“God’s Mandate for a New Order”
The story in the 17th chapter of Matthew is called the Miracle of the Transfiguration. It seems like either you believe it or you don’t and there is no place in between. Rationalists and children of the Enlightenment will say that it makes no sense. It’s just one more Bible story they don’t understand, so they stop reading the Bible. Theists will counter that nothing is impossible with God and this is just one more story to prove it, which is why they like the story. Both sides dig in and that’s the end of the discussion.
The commentaries that I was able to read explain the reference to Moses and Elijah and how Jesus’ raiment prefigures his crucifixion. These commentaries are helpful, but they are limited because they follow the principle of sola scriptura, which means only scripture can interpret scripture. I was trying to find another approach to this text. I think we should call it God’s Mandate for a New Day and a New Way.
The story begins this way: “After six days Jesus took Peter, James, and John apart and led this up a high mountain.” When Jesus goes up on a mountain something important is about to happen. The mountain is a place of visioning and teaching. But we shouldn’t skip over the first three words– “after six days.” Six days ago Jesus told the disciples: “If anyone is going to come after me, let that person deny themself, take up the cross and follow me. For whoever would save their own life will lose it, and whoever loses their life for my sake and the gospel will save it.” The story of the transfiguration is about discipleship. The reference to six days could also be a reference to the creation stories in Genesis. In Genesis we read: “God saw everything that God had made, and behold, it was very good. And there was evening and there was morning, a sixth day” (Genesis 1:31). So ,if we take these clues, the story of the transfiguration is also a story about the transformation of the discipleship and the mandate for a new creation–a new society.
Then there is a voice from heaven. The transfiguration is connected to the story of baptism, which is itself a sign of a new beginning, a new creation, the welcoming of a new life. And the voice says, “This is my beloved, the One with whom I am well pleased, listen to him.” What does Jesus tell us: A new commandment I give you; you must love one another. Instead of listening, Peter says “Lord, this is wonderful. Let’s build a booth, a temple, an altar. Let’s mark this place, and he falls down, prostrates himself in an act of worship, because he is filled with awe and wonder. And Jesus touches him and says, “Rise up and have no fear.” How many times does Jesus touch someone–the lepers, the woman who is bleeding, the blind, the children, the hungry. True worship happens when we touch each other in ways that drive out fear and bring healing. The touch prefigures a new day. And then they start down the mountain.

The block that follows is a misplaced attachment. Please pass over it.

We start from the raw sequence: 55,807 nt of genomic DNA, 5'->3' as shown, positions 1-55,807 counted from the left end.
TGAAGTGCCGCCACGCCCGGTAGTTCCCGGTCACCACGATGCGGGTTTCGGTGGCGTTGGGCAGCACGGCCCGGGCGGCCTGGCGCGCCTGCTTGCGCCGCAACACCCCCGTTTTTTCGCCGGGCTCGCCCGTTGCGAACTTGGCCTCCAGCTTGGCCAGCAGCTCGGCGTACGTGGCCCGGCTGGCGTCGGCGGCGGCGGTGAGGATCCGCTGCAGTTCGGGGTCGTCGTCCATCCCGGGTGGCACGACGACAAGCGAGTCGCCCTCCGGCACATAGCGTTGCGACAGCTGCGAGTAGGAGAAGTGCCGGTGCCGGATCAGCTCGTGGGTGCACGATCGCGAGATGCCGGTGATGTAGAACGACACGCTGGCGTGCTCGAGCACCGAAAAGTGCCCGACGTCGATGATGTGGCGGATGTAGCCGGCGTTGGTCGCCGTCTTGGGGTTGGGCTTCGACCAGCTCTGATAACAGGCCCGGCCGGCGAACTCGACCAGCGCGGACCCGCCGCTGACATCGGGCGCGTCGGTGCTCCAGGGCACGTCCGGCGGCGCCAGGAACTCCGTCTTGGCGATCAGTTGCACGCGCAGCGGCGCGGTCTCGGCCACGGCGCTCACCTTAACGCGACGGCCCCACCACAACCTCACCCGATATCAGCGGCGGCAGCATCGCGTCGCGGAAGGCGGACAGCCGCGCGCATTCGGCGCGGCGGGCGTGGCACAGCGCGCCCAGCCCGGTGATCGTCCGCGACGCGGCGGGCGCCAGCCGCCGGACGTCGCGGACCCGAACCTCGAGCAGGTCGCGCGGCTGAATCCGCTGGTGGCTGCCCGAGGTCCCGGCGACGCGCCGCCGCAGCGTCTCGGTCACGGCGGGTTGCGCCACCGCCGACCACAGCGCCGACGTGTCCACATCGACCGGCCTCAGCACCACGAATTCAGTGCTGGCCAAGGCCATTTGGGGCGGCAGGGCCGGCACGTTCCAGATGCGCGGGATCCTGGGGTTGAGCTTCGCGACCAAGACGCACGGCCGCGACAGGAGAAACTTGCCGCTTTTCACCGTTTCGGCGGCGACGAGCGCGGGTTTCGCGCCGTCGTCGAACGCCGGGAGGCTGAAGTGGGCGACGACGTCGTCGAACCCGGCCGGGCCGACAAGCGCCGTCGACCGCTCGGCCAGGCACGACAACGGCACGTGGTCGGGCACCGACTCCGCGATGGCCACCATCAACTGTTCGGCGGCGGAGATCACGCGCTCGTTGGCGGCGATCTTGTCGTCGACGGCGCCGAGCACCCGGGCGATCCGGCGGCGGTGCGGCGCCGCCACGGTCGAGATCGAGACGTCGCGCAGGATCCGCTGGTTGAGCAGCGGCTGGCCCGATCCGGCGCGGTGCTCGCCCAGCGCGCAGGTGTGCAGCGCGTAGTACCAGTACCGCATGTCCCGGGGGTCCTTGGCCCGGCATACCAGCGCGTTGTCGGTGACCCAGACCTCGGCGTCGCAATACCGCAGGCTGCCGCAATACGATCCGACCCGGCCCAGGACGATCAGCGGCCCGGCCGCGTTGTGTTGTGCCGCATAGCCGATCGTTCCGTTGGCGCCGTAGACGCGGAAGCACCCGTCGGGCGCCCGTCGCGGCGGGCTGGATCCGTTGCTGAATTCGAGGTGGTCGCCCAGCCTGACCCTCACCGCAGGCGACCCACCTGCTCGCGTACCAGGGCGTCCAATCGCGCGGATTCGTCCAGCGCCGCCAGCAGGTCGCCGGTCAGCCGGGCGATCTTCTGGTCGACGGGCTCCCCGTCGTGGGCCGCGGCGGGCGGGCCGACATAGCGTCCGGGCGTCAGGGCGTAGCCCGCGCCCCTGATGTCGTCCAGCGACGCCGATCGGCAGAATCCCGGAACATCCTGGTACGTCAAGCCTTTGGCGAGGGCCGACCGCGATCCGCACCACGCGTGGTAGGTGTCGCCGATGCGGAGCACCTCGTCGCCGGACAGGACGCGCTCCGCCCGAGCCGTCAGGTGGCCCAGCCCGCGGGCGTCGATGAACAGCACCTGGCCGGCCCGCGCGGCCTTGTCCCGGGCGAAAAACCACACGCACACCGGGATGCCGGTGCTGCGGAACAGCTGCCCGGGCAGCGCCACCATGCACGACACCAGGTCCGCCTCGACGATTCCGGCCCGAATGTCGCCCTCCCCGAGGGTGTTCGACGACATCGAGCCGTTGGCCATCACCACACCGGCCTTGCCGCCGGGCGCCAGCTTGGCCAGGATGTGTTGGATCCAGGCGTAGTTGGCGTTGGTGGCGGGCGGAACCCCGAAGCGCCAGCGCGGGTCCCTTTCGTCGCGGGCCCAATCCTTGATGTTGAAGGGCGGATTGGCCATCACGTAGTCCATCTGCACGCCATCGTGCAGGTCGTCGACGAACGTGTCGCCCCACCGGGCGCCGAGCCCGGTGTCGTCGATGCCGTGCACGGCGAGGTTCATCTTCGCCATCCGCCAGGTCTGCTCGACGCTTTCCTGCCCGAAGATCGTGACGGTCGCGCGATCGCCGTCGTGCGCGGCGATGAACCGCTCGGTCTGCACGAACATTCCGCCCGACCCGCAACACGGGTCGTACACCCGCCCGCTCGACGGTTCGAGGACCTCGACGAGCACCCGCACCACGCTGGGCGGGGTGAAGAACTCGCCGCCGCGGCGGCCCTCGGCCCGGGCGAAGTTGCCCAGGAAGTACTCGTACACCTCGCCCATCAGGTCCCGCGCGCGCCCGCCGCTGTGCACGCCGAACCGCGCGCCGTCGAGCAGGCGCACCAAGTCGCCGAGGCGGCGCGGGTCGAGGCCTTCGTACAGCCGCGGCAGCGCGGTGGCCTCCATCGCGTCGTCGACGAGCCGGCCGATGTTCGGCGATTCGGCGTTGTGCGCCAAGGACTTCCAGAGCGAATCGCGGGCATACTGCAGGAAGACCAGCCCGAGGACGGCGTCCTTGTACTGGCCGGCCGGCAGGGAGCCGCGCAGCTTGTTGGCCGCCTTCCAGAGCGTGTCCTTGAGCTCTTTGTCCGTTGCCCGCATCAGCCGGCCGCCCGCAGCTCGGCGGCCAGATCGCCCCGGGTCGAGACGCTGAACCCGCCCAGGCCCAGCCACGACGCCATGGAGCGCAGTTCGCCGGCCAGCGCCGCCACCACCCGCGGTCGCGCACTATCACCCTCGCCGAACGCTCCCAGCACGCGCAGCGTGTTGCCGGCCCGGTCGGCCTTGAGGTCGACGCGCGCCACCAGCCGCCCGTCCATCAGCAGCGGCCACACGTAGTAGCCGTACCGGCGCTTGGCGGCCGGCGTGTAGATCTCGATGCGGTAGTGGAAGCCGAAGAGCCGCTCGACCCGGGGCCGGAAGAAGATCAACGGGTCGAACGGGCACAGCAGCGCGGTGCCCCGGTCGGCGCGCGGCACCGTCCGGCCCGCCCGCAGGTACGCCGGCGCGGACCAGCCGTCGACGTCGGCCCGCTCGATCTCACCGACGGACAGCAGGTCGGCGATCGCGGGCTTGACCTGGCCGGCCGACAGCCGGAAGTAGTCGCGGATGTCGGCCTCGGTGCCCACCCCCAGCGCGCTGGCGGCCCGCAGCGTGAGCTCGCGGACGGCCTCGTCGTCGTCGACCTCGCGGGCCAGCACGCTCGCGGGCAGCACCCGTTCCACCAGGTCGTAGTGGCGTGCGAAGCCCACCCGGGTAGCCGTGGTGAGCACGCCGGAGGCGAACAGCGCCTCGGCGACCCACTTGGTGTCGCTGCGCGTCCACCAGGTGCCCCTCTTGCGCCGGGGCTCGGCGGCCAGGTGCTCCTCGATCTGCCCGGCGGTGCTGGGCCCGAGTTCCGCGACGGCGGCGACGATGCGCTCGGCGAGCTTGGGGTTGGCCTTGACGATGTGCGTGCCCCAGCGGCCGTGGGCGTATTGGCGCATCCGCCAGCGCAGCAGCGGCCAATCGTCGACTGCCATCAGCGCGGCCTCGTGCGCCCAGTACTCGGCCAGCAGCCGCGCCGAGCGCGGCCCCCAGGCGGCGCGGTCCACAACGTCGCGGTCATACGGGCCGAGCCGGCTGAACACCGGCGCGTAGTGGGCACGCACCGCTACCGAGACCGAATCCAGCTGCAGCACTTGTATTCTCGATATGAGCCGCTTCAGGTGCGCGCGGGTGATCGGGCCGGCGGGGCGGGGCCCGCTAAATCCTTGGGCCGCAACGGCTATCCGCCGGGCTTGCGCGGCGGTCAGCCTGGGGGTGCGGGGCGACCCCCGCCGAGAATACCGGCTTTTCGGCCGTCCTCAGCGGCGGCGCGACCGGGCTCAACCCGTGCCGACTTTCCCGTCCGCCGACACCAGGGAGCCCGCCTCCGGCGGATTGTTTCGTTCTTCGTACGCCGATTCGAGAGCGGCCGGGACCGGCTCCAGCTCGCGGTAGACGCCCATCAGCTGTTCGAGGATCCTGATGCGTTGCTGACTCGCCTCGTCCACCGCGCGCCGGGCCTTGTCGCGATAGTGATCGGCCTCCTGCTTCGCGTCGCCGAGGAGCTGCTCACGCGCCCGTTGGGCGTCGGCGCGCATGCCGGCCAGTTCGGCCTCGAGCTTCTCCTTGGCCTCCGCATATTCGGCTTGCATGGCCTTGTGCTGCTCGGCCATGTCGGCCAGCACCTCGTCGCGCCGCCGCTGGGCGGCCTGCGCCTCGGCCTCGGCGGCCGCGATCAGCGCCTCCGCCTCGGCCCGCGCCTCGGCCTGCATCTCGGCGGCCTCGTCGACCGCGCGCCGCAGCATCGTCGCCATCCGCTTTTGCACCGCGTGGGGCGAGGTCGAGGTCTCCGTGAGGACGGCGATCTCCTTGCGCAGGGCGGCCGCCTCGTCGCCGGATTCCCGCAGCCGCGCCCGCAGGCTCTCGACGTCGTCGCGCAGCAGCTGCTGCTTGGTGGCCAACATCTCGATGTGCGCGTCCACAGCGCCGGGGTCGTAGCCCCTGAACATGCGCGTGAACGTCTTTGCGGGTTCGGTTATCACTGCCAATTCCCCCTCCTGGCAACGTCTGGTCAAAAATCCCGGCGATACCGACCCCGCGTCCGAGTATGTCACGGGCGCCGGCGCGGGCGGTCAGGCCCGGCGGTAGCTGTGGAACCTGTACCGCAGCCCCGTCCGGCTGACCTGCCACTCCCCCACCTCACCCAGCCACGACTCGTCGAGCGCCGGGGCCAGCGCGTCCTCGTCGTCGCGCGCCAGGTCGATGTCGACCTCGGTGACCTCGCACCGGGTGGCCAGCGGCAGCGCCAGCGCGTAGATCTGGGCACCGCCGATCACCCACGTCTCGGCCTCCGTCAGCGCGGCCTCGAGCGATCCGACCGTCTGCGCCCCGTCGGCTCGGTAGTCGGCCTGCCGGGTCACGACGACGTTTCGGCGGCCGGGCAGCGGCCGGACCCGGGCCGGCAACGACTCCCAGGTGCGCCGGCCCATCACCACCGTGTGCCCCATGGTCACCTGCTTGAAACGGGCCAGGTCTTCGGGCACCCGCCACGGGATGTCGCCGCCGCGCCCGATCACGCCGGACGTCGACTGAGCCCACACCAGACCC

The prophet Isaiah says, “Beautiful upon the mountain are the feet of those who bring good news, who publish peace” (Isaiah 52:7). We used to have a song, “How beautiful upon the mountain of care are the feet of those who have good news to share.”
Tom Paxon celebrates the messengers of good news in a song. He says: “How beautiful upon the mountain are the steps of those who walk in peace. Across the bridge of Selma you came marching side by side; In your eyes a new world on the way; Hope was in your heart and justice would not be denied; Now new generations who have joined you on this road; Look to you with power in their eyes; Now you know the torch has passed as they pick up the load; Now you see their eyes are on the prize. God knows the courage they possess; And Isaiah said it best; How beautiful upon the mountain; Are the footsteps of those who walk in peace.”
And so, they go down the mountain rather than stay at the altar. It’s more important to follow Jesus than it is to admire Jesus. Creating a life with Jesus is about practicing following the way of Jesus. That’s why it is so important not to stop reading this passage at verse nine, the way most lectionaries do, but go to verses 14-16. When they came down the mountain they came to a crowd, and a man came up to Jesus and said, “Lord, have mercy on my son for he’s an epileptic and he suffers terribly, and sometimes he throws himself into the fire, and sometimes into the water, and I asked your disciples to heal him but they could not heal him.”
I want to end with a personal story. It’s short but captures all that I am trying to say. On a bright sunny day like today, my trans grandson said to me, “The world is a beautiful place, until reality slaps you in the face.” That’s what the 17th chapter of Matthew is about. I’m sure after they met the man who had a son with eclipse the disciples were tempted to turn around and go back up the mountain. They wanted to play it safe. Keep the world the way it’s supposed to be. But Jesus said, “God is here, in this broken world, and it is here that we have to learn how to love one another.